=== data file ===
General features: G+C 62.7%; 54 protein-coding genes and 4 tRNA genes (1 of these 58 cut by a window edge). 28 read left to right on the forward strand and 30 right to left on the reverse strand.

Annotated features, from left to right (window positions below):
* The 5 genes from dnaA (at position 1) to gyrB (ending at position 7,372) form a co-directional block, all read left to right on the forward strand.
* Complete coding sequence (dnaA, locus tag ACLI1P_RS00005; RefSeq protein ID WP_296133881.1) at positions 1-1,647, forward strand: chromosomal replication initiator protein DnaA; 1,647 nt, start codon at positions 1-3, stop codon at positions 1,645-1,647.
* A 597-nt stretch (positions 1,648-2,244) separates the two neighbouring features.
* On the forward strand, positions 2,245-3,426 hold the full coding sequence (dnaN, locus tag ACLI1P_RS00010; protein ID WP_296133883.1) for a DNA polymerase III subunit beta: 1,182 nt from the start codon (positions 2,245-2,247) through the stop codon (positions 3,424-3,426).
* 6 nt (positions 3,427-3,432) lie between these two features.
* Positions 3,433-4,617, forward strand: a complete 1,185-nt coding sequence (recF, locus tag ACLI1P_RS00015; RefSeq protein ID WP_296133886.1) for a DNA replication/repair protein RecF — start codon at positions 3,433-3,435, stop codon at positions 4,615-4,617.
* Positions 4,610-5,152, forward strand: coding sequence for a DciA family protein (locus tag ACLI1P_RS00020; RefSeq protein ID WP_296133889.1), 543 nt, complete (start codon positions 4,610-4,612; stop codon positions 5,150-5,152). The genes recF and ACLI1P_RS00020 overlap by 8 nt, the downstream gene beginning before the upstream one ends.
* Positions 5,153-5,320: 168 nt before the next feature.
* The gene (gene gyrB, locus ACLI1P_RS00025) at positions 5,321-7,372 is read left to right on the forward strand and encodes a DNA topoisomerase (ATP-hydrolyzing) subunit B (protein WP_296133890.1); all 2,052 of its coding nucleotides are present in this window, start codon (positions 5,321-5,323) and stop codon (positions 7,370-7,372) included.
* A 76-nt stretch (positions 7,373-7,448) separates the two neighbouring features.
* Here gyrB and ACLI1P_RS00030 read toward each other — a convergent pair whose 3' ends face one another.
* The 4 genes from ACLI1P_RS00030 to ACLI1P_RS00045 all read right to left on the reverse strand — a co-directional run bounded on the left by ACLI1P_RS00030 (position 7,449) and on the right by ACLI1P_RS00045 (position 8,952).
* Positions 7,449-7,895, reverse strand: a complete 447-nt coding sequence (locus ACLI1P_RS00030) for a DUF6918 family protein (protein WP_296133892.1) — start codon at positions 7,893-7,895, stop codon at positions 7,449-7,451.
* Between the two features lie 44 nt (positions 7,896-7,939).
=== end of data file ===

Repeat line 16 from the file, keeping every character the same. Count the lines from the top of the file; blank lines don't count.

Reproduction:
* Between the two features lie 44 nt (positions 7,896-7,939).